With its new cloud-based suite, Microsoft is striking back at Google Apps. But consider these shortcomings in key areas.
5. True multi-platform access. Microsoft says Office 365 lets users work "from virtually anywhere and nearly any device with a familiar productivity experience across PC, phone, and browser." But blogosphere reports indicate that the cross-platform vision is more promise than reality.
iPad users who downloaded the trial version of Office 365 reported a number of problems. "I can't edit any document on the application," complained one, on a board maintained by iPadForums.net. Communicator for Mac 2011 also doesn't work. Furthermore, Office 365 performance isn’t consistent across Microsoft's own line of products. Office Web Apps exhibit different features and functionality depending on whether they're accessed on the desktop, tablets, or mobile devices. "There are some differences," Microsoft concedes.
Isn't the cloud supposed to enable a uniform, consistent end-user experience regardless of device? Microsoft needs to address this issue, or it could send the millions of iPad-using workers who need a solid office experience straight to Google.
6. In-document collaboration. Office 365 lets colleagues view and share documents through SharePoint and Lync Online. But when it comes to collaborating within a document, via real-time, simultaneous authoring, editing, and markup, Office 365 falls short. InformationWeek's side-by-side comparison of Office 365 and Google Apps gave Google the nod. This is inexplicable given the wealth of collaboration tools Microsoft gained through its acquisition of Ray Ozzie's Groove Networks in 2005. (Then again, Ozzie recently left the company after concluding Microsoft wasn't fully committed to the cloud.) Office 365's appeal in document-heavy industries like publishing, legal, and research could be limited until its collaboration capabilities are improved.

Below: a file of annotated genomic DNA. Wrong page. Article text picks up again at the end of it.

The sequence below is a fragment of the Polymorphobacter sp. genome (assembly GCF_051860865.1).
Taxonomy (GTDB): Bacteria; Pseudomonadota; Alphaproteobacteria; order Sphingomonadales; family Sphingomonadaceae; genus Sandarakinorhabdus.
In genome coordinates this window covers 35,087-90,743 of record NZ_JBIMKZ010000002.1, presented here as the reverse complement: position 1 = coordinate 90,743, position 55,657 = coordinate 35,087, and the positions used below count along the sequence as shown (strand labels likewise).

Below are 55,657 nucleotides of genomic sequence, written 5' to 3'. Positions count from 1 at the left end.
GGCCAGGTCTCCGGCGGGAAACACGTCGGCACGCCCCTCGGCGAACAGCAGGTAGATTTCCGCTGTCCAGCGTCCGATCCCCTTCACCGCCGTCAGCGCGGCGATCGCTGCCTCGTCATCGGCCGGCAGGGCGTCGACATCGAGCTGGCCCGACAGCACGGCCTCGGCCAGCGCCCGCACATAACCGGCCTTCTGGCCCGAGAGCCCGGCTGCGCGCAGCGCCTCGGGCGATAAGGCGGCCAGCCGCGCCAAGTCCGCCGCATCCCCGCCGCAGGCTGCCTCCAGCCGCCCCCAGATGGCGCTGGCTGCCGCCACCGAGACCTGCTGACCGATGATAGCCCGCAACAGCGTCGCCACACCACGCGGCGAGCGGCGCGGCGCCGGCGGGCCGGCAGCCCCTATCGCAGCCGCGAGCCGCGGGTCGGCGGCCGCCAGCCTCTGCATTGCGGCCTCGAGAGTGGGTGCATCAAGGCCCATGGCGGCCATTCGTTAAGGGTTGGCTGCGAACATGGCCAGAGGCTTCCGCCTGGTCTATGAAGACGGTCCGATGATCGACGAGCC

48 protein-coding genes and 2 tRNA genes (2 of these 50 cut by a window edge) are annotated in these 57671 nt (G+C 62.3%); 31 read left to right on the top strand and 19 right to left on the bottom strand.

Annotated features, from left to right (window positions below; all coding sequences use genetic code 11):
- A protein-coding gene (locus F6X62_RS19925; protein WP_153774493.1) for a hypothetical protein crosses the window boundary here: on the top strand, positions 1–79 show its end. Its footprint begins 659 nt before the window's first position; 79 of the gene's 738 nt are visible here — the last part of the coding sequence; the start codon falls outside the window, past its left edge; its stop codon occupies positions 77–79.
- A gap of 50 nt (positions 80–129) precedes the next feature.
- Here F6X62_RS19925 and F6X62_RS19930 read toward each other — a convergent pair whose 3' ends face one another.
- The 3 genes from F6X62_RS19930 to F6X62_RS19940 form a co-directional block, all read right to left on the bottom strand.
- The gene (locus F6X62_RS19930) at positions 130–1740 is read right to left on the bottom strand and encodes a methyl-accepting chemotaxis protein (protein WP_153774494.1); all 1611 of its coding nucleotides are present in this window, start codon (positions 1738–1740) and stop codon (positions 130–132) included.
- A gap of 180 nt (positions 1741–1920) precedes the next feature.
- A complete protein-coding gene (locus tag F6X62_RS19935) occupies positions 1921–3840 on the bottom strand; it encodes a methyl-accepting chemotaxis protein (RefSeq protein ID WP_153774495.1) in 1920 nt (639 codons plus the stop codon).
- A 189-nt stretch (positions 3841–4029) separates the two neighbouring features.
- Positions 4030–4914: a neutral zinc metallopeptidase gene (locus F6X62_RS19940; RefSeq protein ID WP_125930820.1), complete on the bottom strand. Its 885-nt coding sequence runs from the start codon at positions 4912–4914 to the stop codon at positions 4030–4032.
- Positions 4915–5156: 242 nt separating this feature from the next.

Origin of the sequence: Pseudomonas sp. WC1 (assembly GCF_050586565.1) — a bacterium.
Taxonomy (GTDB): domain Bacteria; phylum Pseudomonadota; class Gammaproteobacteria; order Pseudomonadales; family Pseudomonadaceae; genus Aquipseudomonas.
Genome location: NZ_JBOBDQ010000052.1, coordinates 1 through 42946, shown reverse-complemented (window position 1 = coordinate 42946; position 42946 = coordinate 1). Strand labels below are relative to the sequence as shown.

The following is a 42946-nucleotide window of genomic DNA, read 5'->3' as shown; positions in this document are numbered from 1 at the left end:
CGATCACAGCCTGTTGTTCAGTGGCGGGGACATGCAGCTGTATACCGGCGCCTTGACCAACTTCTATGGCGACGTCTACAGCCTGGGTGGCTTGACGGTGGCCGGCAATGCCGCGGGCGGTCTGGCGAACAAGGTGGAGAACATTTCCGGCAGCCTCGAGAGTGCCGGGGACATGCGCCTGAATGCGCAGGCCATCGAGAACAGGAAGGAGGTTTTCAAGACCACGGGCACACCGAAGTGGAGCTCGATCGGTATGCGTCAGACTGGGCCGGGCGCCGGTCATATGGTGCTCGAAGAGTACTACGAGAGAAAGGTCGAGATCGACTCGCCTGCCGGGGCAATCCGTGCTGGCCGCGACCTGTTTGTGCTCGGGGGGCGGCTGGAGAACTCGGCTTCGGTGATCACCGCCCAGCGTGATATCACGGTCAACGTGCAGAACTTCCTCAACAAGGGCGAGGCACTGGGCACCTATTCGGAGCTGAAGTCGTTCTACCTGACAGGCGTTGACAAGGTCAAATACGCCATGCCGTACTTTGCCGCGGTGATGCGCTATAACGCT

Office 365 Vs. Google Apps: Top 10 Enterprise Concerns
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7. Robust developer tools. What you see is what you get with Office 365 because there are few developer tools. "The main fly-in-the-ointment for developers is that there's no way your business users can make use of add-ins, VBA macros, or any form of customization unless they fall back on locally installed applications," says Kay Ewbank of the "I Programmer" blog. That means possibilities for integrating Office 365 with other business apps or creating customized workflows are limited. With the next update to Office 365, Microsoft needs to focus on the developer.
The bottom line: Office 365 is the first step in what inevitably will be Microsoft's full migration to the cloud. The software industry is headed that way whether Redmond likes it or not. But the company's financial dependence on desktop and server software means its journey could take longer than legacy-free rivals. Office 365 is a solid product for businesses that want to take a similarly cautious road to the cloud. Less patient travelers may find it lacking.
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